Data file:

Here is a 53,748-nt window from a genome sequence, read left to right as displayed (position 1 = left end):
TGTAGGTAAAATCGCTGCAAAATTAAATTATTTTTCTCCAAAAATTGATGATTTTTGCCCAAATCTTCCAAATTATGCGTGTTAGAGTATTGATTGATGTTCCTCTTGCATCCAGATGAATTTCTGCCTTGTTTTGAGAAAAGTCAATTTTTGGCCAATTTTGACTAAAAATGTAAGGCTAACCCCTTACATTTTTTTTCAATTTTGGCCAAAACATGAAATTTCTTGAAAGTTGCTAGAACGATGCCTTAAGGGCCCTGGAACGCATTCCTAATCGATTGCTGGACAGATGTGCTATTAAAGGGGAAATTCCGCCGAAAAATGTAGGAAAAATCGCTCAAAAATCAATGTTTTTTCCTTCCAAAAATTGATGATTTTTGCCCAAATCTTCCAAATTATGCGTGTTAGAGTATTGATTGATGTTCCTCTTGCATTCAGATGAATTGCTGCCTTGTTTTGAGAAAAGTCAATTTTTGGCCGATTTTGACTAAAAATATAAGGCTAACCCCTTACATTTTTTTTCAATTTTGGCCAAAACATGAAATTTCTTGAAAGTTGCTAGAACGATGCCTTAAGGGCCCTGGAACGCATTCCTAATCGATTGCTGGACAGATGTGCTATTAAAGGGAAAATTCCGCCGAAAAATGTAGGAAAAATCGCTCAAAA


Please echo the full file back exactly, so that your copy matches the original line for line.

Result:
Here is a 53,748-nt window from a genome sequence, read left to right as displayed (position 1 = left end):
TGTAGGTAAAATCGCTGCAAAATTAAATTATTTTTCTCCAAAAATTGATGATTTTTGCCCAAATCTTCCAAATTATGCGTGTTAGAGTATTGATTGATGTTCCTCTTGCATCCAGATGAATTTCTGCCTTGTTTTGAGAAAAGTCAATTTTTGGCCAATTTTGACTAAAAATGTAAGGCTAACCCCTTACATTTTTTTTCAATTTTGGCCAAAACATGAAATTTCTTGAAAGTTGCTAGAACGATGCCTTAAGGGCCCTGGAACGCATTCCTAATCGATTGCTGGACAGATGTGCTATTAAAGGGGAAATTCCGCCGAAAAATGTAGGAAAAATCGCTCAAAAATCAATGTTTTTTCCTTCCAAAAATTGATGATTTTTGCCCAAATCTTCCAAATTATGCGTGTTAGAGTATTGATTGATGTTCCTCTTGCATTCAGATGAATTGCTGCCTTGTTTTGAGAAAAGTCAATTTTTGGCCGATTTTGACTAAAAATATAAGGCTAACCCCTTACATTTTTTTTCAATTTTGGCCAAAACATGAAATTTCTTGAAAGTTGCTAGAACGATGCCTTAAGGGCCCTGGAACGCATTCCTAATCGATTGCTGGACAGATGTGCTATTAAAGGGAAAATTCCGCCGAAAAATGTAGGAAAAATCGCTCAAAA